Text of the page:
• Military divorce rates are on the rise. The divorce rate in the armed forces edged up again in 2009 despite many programs to help struggling couples. (Source: http://www.wivb.com/dpp/military/Military-divorce-rate-edges-higher1259359250732) • Military families and partners are at high risk for domestic violence. In one study, it was determined that the military rate of domestic violence was three times higher than civilian rates. (Source: http://www.civicresearchinstitute.com/dvr_military.pdf) • Prolonged deployments are associated with increased rates of depression among U.S. Army spouses. Studies show that many soldiers returning from Iraq and Afghanistan suffer mental health problems. This new study shows that long and multiple deployments also take a toll on the families. (Source: http://content.nejm.org/cgi/content/full/362/2/101 • The rate of child maltreatment in families of enlisted soldiers increased by 42 percent when military spouses were off at war. The child maltreatment rate in military families doubled after October 2002, while civilian rates remained the same. (Source: http://pn.psychiatryonline.org/content/42/17/8.1.full) The Obama administration plans to ask Congress for an additional $33 billion to fight unpopular wars in Afghanistan and Iraq, on top of a record request for $708 billion for the Defense Department for 2011. At a time of high unemployment, when 12% of Americans rely on food banks due to hunger, spending so much to fund war is tragic. PLEASE call your congressperson to say: Freeze Pentagon spending and support real family values by funding job creation, health care and education. Congressional switchboard: 202-224-3121
photos by makingpeace (the sign, "Peace &" read "JOY" on the other side)
This Saturday, Feb. 13, some of us Austin CodePinkers plan to be out on South Congress Avenue to pass out fliers and stickers to folks out shopping for their sweethearts. Our message is serious, although tempered with some humor. The pink stickers read, "Make Out, Not War." The fliers, which contain the graphic above, list a number of ways that deployments are hazardous to the health of military couples and families.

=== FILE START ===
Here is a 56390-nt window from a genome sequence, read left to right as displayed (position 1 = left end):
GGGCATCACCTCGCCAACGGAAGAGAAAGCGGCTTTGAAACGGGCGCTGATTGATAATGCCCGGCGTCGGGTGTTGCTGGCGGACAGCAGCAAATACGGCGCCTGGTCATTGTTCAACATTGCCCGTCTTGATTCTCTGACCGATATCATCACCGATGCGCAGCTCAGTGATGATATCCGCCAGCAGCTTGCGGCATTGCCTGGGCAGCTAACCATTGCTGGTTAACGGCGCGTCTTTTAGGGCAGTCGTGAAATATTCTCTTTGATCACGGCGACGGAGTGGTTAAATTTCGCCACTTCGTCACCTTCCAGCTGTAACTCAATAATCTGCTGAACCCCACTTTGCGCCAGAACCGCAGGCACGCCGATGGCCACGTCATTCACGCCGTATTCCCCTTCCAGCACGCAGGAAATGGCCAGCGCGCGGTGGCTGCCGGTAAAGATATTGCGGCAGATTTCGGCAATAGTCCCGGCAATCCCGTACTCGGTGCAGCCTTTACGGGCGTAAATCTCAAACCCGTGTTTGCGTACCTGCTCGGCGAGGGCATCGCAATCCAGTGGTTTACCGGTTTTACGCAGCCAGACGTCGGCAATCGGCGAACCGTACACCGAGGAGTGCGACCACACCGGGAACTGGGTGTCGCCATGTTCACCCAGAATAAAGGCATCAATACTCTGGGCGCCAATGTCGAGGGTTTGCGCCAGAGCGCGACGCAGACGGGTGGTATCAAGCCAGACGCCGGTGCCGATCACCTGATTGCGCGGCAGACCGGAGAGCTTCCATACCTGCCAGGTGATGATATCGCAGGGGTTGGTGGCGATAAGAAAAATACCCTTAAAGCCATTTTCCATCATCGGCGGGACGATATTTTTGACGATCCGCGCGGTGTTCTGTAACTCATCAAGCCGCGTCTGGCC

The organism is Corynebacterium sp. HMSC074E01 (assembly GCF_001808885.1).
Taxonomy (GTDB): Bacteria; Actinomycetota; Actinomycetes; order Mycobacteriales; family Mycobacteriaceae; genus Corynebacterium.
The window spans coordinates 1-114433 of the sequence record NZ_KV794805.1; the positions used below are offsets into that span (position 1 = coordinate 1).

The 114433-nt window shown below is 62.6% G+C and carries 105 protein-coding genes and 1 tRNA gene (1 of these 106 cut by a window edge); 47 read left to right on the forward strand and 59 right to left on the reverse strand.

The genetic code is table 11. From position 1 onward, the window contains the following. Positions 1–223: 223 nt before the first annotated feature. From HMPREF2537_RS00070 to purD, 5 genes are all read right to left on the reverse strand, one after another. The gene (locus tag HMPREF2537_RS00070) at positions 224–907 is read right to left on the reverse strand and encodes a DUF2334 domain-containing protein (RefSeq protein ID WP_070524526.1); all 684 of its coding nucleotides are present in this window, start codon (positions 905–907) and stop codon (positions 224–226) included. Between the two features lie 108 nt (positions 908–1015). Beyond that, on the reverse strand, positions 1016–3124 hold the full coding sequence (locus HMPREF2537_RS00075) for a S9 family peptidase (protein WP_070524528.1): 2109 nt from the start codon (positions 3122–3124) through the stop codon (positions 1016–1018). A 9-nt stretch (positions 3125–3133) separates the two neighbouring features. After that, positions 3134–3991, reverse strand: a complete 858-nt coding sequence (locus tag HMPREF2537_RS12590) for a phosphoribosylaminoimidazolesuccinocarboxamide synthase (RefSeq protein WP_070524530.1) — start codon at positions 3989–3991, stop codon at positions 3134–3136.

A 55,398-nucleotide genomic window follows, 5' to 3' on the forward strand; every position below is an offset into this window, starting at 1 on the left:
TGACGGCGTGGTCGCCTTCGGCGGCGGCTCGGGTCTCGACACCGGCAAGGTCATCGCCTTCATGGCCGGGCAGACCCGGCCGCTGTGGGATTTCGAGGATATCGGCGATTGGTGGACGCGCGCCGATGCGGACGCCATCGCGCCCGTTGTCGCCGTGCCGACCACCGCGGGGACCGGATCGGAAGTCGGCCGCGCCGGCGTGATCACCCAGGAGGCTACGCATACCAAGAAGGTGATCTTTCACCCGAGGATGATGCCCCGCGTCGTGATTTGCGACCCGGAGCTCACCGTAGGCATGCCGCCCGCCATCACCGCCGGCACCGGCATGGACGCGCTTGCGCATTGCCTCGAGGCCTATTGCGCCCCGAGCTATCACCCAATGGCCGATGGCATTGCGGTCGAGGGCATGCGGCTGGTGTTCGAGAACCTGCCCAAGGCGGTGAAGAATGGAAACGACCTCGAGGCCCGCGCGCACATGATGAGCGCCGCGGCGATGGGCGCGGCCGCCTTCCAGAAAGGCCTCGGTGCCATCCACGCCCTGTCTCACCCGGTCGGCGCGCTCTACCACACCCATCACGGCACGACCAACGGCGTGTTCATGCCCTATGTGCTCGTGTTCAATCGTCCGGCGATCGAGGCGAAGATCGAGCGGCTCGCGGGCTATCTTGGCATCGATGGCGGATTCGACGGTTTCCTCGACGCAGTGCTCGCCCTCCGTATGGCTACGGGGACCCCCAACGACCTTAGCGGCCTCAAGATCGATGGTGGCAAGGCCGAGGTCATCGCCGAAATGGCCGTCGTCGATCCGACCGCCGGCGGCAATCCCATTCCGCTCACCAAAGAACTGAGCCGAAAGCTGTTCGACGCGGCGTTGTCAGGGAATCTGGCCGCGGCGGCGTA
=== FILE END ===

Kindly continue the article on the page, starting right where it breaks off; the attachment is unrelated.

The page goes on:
Valentine's Day is one of my favorite days of the year. But, it's a day with a lot of pressure and strain for many couples and families who are not only separated because of war, but face increased emotional and financial hardship because of combat-related PTSD. Wars come home in many ways.
The mainstream press in the US has been placing greater emphasis lately on the need for better mental health care for veterans and military family members. This coverage has been helpful, I think, and has led to an increase in resources for military families. But, as long as soldiers continue to face long, multiple deployments, the problems continue. The only real cure for combat-related PTSD is to stop sending soldiers into combat in the first place.
The original "War is Not Healthy for Children and Other Living Things" design that I've riffed on above was conceived in the 1960's and promoted by the group, Another Mother for Peace. I have a pendant with the graphic on the front, and on the back is engraved, "Another Mother for Peace, Beverly Hills, CA, 1968." The pendant was given to me about 15 years ago by my mother who was, in the 1960's, and is, at age 84, still active in peace and justice efforts in my Wisconsin hometown. I remember my mother wearing the pendant when I was young, and I pondered the message. Why would adults wage war if it was so unhealthy that it actually killed children? Wouldn't they decide, for that reason alone, that war was completely unacceptable?
When my mother passed the pendant along to me, I began wearing it almost every day. It has drawn a lot of comments. Most people my age remember the slogan and design. "Oh, I used to have a poster of that." Or a pin, or a patch on their jeans. The design has made a reappearance in recent years, mostly because the message is still true. In fact, that is the most frequent comment I get, even from people who approve of some wars: "It's true." When will the consequences of war be considered so costly for children and other living things that every alternative will be pursued by adults in the world? I would have thought we'd have reached that point long before now.
I am co-coordinator of Sustainable Options for Youth (Nonmilitary Options for Youth) in Austin, Texas. The Sustainable Options for Youth blog describes activities of SOY in the schools and includes information about other work like ours around the country. Wage peace!